"This unit has 2 legs at 120V." That, and presence of the jumper, tells me that your generator is not putting out 240V. It takes more than removing a jumper to change a generator from 120V to 240V output. Have you checked the voltage between L1 and L2? If you have no reading between L1 and L2, your generator is not producing 240V. If your generator was putting out 240V, adding a jumper will cause a dead short. If you are lucky, you will trip a breaker before you do any damage. I had an Onan 7.5 KW Quiet Diesel generator, with inverter technology, that had 2 legs of 120V, but it would not put out 240V.
I need more information.
Good luck, Sam
Good catch Sam. I was wrong about the jumper wire. I could swear that I got this idea from the manufacturer but maybe not. I did thas about a year ago. I did put my meter on the leads and found 120v to neutral on both sides and 0 between them just like you said. I'm beginning to think that I can't get 240V from this unit which is a real disappointment. I need 240V to run the pump on my water well. I have a Power Tech AKA PTS genset in my rig made in 2000. Model CD7000, volts 120. Class F...... I have done a little Googleing and see the name plate on similar units is marked 120V/240V. Looks like I'm out of luck on the 240V part.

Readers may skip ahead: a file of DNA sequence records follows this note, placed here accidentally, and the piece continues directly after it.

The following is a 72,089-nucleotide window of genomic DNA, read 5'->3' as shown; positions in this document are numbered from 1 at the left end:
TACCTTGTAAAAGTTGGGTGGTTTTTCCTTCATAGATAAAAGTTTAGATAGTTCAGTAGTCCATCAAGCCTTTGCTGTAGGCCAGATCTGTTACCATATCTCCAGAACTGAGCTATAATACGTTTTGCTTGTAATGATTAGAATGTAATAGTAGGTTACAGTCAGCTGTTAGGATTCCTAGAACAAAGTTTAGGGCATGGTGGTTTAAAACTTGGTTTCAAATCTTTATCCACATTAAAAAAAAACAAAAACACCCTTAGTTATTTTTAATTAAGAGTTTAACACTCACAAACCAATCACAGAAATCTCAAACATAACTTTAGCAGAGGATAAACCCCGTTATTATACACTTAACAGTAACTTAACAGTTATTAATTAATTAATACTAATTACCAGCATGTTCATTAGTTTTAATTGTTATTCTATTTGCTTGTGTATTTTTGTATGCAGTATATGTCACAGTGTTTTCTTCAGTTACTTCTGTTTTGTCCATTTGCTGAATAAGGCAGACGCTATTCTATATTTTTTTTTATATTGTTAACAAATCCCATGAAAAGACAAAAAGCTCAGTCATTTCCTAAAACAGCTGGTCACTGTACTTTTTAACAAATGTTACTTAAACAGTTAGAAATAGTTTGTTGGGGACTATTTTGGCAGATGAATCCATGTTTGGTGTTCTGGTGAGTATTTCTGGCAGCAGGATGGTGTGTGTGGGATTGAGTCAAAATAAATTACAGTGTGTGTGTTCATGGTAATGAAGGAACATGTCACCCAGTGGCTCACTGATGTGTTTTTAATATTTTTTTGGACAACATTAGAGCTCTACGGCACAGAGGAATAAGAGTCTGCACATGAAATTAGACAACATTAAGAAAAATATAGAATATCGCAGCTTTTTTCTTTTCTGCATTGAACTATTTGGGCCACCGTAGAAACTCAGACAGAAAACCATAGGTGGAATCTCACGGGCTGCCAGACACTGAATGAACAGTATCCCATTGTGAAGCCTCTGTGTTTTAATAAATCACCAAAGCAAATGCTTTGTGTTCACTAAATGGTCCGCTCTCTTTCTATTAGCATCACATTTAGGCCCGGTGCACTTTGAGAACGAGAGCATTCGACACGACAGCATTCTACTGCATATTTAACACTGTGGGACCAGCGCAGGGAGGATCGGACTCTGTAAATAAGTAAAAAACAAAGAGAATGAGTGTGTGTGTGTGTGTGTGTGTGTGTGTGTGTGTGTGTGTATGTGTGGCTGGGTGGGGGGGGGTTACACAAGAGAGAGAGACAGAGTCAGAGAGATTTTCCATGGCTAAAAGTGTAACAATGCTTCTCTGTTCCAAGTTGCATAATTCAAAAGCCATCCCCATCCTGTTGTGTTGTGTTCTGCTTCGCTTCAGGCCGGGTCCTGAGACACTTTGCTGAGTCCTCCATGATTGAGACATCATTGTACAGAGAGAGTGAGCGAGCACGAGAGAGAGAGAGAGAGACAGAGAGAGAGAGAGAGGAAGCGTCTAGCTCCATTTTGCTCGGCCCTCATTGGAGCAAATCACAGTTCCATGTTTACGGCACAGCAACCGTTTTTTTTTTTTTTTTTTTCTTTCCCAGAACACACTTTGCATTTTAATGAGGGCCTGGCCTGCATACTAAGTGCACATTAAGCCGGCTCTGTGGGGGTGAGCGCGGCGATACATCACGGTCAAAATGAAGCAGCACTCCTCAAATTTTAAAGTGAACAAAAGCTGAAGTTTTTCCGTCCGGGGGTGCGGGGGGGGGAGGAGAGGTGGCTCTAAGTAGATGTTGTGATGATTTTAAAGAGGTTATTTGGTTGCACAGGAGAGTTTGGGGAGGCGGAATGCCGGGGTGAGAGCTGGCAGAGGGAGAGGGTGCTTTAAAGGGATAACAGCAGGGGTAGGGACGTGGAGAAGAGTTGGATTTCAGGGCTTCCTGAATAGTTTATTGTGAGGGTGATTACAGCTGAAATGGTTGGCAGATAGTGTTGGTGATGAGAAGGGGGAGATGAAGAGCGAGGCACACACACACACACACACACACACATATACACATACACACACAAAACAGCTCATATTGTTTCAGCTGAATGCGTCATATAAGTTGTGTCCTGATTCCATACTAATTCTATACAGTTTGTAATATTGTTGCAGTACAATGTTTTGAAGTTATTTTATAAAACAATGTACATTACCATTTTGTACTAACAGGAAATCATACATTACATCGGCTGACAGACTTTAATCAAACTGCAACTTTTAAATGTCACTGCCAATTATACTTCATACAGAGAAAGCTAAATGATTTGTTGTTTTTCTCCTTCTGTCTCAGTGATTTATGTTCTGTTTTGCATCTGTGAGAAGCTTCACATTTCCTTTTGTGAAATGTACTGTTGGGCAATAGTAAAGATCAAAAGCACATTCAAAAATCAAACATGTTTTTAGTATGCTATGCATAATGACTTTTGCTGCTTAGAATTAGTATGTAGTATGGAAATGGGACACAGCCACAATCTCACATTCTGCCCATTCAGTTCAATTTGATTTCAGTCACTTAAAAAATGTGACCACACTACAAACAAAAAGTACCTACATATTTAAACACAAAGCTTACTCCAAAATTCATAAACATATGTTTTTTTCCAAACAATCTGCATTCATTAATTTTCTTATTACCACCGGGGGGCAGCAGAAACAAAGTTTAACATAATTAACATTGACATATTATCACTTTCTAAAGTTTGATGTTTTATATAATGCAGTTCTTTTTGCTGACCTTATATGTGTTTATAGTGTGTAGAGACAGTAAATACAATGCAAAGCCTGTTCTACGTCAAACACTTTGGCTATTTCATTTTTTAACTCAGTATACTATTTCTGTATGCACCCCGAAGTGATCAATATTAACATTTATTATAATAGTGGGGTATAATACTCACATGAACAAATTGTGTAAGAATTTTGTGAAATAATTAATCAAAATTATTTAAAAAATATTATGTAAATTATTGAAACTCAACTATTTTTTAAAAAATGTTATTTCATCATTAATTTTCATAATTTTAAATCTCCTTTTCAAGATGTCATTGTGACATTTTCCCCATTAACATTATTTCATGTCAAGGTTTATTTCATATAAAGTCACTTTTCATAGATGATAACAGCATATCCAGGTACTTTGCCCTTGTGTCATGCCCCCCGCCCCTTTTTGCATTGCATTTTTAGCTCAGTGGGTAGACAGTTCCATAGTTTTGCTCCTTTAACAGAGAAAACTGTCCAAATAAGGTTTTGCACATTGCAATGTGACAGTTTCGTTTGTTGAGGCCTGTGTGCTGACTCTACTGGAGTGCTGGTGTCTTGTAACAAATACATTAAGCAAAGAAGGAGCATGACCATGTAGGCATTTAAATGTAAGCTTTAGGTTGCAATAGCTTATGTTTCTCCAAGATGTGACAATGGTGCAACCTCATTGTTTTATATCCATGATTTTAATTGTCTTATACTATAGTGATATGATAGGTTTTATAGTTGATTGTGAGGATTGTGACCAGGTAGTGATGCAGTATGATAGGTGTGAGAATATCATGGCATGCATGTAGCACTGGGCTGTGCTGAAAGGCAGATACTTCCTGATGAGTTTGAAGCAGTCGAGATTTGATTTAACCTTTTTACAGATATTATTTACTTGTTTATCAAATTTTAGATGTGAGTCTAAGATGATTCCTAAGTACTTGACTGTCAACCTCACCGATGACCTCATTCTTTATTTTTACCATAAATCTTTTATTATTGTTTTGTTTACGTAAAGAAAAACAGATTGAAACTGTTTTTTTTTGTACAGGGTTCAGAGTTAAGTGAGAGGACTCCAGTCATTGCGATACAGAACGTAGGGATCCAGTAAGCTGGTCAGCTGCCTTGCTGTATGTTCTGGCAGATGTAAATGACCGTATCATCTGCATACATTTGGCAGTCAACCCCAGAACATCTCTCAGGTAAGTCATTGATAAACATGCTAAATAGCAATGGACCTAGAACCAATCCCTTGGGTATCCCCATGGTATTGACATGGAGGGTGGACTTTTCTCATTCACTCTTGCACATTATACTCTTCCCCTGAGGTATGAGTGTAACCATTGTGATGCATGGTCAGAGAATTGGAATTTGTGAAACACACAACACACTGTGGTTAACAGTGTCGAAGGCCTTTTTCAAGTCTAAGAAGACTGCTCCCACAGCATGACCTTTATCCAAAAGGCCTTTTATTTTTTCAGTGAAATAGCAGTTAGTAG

I also checked inside of the transfer switch to make sure that all of the wires were secure. The switch is a Magnetek Model ATS, 50A, 240VAC. I did start the generator up while I had it open and saw the switch energize to send voltage into the coach. I also saw the button which needs to be pushed in if it fails to work in the future.